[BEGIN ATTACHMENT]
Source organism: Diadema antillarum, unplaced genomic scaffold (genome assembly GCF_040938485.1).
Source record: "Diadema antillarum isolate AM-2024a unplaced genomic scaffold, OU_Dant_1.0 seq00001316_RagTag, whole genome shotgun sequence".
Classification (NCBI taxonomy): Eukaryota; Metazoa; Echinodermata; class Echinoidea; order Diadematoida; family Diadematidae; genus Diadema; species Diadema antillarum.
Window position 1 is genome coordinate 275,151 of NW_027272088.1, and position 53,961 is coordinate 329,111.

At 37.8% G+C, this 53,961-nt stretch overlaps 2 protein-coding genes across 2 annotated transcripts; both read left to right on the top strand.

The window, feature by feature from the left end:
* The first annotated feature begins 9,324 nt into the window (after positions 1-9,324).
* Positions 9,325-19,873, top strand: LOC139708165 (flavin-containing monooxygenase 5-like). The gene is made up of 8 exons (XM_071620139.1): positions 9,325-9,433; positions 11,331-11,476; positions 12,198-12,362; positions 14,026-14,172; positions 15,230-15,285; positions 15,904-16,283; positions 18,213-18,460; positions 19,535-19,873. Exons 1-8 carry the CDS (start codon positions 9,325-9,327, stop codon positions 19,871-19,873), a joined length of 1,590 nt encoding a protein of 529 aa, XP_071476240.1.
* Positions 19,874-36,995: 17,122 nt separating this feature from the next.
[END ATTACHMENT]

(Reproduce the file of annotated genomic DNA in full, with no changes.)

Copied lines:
Source organism: Diadema antillarum, unplaced genomic scaffold (genome assembly GCF_040938485.1).
Source record: "Diadema antillarum isolate AM-2024a unplaced genomic scaffold, OU_Dant_1.0 seq00001316_RagTag, whole genome shotgun sequence".
Classification (NCBI taxonomy): Eukaryota; Metazoa; Echinodermata; class Echinoidea; order Diadematoida; family Diadematidae; genus Diadema; species Diadema antillarum.
Window position 1 is genome coordinate 275,151 of NW_027272088.1, and position 53,961 is coordinate 329,111.

At 37.8% G+C, this 53,961-nt stretch overlaps 2 protein-coding genes across 2 annotated transcripts; both read left to right on the top strand.

The window, feature by feature from the left end:
* The first annotated feature begins 9,324 nt into the window (after positions 1-9,324).
* Positions 9,325-19,873, top strand: LOC139708165 (flavin-containing monooxygenase 5-like). The gene is made up of 8 exons (XM_071620139.1): positions 9,325-9,433; positions 11,331-11,476; positions 12,198-12,362; positions 14,026-14,172; positions 15,230-15,285; positions 15,904-16,283; positions 18,213-18,460; positions 19,535-19,873. Exons 1-8 carry the CDS (start codon positions 9,325-9,327, stop codon positions 19,871-19,873), a joined length of 1,590 nt encoding a protein of 529 aa, XP_071476240.1.
* Positions 19,874-36,995: 17,122 nt separating this feature from the next.